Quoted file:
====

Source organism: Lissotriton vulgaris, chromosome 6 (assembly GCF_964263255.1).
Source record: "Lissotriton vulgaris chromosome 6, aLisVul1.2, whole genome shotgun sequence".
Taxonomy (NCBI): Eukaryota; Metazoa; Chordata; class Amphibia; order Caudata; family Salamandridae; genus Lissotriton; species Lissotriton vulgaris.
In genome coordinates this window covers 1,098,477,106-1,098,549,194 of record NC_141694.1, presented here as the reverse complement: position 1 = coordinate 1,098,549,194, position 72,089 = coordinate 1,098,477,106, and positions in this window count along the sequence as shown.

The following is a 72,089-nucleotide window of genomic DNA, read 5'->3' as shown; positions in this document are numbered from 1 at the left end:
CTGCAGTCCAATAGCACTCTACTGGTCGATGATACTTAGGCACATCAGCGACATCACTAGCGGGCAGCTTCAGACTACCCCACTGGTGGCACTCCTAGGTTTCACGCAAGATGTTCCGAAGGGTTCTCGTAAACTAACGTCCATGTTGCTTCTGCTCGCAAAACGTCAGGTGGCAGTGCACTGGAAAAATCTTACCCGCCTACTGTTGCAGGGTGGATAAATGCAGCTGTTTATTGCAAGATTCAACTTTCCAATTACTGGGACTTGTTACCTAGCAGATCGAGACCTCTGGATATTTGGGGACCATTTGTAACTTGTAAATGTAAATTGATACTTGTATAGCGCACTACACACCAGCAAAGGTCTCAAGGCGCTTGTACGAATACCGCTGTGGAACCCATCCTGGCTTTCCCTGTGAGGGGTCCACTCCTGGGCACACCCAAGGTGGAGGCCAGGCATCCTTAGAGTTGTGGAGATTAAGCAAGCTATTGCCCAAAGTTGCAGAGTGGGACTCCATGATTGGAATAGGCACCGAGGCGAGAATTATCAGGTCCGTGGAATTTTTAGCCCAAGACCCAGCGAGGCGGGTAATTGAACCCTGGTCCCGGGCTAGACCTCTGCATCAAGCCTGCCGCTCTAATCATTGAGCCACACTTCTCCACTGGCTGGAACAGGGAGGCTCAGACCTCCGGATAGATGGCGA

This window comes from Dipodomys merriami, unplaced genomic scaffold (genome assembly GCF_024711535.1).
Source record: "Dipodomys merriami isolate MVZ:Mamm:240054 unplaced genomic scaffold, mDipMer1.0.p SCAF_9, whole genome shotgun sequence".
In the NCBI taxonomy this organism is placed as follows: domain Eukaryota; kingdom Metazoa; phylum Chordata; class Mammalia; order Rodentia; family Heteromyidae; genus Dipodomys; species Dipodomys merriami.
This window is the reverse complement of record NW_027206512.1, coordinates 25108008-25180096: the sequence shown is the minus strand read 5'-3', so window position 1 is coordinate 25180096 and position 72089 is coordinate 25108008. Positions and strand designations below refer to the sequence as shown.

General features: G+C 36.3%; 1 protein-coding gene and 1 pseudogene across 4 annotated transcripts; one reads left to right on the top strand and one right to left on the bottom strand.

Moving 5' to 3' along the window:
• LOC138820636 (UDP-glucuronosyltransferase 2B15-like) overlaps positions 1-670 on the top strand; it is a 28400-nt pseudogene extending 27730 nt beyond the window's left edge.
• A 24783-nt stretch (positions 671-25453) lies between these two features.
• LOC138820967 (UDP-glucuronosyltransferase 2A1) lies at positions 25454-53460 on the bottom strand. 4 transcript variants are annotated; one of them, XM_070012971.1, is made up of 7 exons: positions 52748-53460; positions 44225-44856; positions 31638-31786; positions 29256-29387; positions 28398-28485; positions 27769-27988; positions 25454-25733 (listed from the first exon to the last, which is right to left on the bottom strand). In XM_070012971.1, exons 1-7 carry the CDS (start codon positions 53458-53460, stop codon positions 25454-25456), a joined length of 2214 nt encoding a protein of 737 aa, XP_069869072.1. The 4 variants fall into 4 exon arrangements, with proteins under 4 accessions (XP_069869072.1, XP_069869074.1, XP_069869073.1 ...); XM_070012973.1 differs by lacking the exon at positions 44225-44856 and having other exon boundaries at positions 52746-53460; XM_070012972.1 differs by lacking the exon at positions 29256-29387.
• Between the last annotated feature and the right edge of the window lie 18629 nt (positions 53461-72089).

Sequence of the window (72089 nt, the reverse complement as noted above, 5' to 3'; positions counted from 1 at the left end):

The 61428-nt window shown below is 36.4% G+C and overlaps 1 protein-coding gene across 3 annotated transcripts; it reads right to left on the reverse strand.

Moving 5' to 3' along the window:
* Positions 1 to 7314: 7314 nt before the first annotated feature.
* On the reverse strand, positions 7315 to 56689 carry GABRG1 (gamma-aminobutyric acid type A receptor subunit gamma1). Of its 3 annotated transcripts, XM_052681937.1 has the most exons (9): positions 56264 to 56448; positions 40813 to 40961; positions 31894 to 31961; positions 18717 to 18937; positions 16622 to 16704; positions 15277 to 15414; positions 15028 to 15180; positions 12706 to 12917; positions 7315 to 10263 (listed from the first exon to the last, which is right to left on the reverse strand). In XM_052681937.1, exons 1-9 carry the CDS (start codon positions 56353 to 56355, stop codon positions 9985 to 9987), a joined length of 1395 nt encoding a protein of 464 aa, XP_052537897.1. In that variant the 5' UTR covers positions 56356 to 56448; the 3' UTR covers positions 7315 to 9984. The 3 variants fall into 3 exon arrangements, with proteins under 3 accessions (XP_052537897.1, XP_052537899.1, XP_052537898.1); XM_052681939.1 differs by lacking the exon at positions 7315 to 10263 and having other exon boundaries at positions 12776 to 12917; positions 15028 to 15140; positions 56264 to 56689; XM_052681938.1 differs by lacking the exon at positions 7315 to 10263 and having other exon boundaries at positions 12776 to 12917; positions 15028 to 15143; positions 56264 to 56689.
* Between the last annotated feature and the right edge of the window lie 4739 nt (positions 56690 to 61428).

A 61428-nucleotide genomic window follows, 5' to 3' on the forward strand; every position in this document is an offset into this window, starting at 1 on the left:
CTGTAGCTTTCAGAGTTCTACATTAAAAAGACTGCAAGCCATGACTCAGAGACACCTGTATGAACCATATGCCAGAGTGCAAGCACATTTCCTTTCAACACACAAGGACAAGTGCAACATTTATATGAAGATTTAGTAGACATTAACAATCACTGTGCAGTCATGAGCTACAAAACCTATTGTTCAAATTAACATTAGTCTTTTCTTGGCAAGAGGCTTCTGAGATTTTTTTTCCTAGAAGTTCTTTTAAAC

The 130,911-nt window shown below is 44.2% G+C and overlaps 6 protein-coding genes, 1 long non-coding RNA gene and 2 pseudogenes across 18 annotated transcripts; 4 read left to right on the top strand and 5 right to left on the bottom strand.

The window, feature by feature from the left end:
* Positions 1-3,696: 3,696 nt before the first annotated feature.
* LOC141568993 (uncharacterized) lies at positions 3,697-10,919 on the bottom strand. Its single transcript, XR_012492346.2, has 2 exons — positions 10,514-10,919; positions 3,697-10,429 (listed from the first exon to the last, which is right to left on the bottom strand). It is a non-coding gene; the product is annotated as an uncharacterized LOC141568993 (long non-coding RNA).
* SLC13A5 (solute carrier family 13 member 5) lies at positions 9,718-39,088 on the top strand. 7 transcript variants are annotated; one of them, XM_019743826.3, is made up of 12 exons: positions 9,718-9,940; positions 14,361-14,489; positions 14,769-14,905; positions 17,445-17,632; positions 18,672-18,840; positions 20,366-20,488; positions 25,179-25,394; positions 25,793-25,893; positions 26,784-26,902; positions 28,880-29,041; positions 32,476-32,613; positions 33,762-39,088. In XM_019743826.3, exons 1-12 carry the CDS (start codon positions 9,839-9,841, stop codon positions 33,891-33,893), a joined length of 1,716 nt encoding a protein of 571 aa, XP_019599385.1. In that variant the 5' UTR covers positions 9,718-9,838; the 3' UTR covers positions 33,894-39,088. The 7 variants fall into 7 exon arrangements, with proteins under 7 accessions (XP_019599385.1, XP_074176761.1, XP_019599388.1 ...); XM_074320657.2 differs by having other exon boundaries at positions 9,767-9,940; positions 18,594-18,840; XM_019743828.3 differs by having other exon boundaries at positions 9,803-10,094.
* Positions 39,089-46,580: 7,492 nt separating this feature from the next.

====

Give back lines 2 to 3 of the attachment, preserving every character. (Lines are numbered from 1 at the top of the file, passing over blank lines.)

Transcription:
Source record: "Lissotriton vulgaris chromosome 6, aLisVul1.2, whole genome shotgun sequence".
Taxonomy (NCBI): Eukaryota; Metazoa; Chordata; class Amphibia; order Caudata; family Salamandridae; genus Lissotriton; species Lissotriton vulgaris.